The World Bank’s private-sector entity - the International Finance Corporation (IFC) – seeks to increase tax payments to the government in developing countries through supporting their natural resource projects. This report documents that this aim can be undermined by IFCclients’ tax planning. IFC’s response is that “it is not likely to be true in almost all projects within the extractive industries”. IFC wants to “create opportunity for people to escape poverty and improve their lives” through private-sector development in poor countries. Oil, gas and mining companies are among those receiving support from IFC. For each project IFC mentioned, the “generation of revenues for government in the form of royalties and taxes” are expected as a development outcome. It estimates that authorities in developing countries received 7 billion US dollars from IFC-supported. Extractives projects in 2009.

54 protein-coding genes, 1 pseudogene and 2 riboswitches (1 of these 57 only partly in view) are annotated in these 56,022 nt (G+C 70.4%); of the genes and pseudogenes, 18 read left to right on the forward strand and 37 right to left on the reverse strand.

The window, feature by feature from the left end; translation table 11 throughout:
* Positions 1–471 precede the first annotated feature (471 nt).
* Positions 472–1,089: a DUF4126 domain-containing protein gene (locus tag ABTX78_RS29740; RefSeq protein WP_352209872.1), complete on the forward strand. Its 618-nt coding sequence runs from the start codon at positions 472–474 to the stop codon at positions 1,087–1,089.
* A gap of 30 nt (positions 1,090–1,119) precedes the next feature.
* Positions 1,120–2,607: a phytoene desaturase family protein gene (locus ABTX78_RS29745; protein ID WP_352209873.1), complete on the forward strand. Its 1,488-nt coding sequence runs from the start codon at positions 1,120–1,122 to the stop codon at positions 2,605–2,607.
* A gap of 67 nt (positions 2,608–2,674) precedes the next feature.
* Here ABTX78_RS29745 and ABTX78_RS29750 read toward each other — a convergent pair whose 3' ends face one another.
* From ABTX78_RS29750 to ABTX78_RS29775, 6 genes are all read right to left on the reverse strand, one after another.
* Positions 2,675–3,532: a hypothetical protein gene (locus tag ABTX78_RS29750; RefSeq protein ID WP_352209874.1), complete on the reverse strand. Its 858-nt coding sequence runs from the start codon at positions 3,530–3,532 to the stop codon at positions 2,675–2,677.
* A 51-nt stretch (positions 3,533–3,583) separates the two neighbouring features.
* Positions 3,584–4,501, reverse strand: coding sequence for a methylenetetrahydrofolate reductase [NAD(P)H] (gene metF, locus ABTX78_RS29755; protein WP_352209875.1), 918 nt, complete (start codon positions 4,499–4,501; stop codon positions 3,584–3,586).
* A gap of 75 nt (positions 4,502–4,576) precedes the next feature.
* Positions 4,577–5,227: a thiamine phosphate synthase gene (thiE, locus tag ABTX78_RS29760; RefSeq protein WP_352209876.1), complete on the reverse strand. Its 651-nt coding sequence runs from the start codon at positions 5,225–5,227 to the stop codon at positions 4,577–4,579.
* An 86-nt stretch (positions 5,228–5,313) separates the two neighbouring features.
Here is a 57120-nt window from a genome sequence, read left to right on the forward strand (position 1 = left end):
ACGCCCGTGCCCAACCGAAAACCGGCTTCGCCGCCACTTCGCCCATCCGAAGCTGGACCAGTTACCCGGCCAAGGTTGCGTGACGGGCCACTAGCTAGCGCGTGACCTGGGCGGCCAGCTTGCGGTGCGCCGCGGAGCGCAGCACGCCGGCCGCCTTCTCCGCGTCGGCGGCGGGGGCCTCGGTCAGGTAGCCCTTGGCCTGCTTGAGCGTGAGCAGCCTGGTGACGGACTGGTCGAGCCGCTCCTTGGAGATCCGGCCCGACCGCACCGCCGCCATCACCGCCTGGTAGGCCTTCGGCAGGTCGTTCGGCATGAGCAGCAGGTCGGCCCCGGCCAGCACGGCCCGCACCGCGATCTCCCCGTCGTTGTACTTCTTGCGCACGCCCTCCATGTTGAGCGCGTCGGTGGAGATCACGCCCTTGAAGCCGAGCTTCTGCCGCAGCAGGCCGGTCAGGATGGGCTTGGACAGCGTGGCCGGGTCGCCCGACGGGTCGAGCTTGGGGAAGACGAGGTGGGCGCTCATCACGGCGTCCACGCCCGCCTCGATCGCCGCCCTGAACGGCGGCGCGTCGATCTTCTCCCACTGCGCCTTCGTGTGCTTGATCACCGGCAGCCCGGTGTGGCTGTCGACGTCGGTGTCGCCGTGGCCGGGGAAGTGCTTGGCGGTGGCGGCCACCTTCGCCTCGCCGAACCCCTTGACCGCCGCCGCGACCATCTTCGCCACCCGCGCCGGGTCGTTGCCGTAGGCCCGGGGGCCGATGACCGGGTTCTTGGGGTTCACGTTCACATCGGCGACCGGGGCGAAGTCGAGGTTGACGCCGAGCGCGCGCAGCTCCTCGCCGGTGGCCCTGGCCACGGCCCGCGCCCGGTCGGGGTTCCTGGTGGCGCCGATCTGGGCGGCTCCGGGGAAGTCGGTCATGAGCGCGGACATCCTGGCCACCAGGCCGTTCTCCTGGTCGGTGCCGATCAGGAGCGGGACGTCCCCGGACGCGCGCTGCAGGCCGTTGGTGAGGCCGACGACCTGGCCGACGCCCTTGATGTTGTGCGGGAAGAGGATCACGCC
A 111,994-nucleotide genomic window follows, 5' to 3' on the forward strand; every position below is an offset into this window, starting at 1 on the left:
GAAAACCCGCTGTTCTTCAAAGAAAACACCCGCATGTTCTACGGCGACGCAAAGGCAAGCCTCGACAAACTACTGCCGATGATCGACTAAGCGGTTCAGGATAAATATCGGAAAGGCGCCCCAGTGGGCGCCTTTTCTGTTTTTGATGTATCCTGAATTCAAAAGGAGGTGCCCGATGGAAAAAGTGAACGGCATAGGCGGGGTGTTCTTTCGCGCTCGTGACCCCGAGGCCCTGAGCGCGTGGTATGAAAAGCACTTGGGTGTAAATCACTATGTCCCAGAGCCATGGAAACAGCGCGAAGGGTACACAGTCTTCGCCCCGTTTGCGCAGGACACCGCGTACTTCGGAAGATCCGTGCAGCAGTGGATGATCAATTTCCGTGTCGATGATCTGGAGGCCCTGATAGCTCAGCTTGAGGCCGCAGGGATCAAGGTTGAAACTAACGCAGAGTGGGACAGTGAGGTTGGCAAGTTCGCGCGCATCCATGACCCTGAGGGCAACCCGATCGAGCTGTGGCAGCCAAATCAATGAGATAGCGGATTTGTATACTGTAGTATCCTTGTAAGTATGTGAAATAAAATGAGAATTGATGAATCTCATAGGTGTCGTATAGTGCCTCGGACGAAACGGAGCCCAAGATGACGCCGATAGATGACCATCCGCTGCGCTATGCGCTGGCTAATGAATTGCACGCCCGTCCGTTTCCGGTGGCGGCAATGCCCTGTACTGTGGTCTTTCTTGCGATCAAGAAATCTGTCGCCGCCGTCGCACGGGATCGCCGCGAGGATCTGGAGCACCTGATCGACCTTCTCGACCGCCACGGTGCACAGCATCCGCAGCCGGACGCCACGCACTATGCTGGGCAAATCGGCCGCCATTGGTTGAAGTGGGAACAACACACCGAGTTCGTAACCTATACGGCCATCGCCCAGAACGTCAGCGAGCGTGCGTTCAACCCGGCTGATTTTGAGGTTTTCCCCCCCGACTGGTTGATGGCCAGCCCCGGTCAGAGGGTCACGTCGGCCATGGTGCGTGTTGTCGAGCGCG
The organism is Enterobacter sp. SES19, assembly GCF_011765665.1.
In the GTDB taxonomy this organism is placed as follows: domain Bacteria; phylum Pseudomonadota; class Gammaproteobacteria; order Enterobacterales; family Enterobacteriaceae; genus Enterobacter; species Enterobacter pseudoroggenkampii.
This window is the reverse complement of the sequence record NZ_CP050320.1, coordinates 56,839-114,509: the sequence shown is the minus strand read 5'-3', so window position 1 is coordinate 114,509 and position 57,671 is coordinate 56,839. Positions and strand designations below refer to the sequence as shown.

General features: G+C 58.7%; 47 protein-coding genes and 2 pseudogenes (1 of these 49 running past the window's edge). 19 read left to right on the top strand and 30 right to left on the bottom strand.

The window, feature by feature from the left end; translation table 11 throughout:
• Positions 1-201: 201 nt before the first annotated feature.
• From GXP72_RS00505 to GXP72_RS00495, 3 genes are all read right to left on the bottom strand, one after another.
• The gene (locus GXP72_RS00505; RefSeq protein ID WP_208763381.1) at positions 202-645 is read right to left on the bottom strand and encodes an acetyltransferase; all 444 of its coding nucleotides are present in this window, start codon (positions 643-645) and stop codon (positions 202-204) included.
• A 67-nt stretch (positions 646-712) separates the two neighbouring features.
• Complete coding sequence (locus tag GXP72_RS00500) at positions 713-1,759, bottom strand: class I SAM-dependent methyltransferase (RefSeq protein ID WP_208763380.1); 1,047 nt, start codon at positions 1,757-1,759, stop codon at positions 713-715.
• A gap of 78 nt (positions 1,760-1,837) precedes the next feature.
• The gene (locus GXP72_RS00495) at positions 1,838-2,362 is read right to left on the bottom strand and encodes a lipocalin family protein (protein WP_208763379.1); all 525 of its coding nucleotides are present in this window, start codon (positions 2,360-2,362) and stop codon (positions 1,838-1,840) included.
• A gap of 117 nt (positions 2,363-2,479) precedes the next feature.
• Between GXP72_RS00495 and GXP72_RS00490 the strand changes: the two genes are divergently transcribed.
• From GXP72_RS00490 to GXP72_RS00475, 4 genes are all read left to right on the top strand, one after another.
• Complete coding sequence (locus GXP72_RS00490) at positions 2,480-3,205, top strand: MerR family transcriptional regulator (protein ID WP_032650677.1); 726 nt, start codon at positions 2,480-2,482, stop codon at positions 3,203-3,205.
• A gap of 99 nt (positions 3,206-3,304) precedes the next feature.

This report shed light on the methods IFC’s clients in the extractive sector can apply in lowering their tax payment to authorities in the developing countires. A new method is used to categorise and analyse the corporate structure behind each of IFC’s extractive-projects on the basis of tax-planning theory related to foreign direct investments (FDI).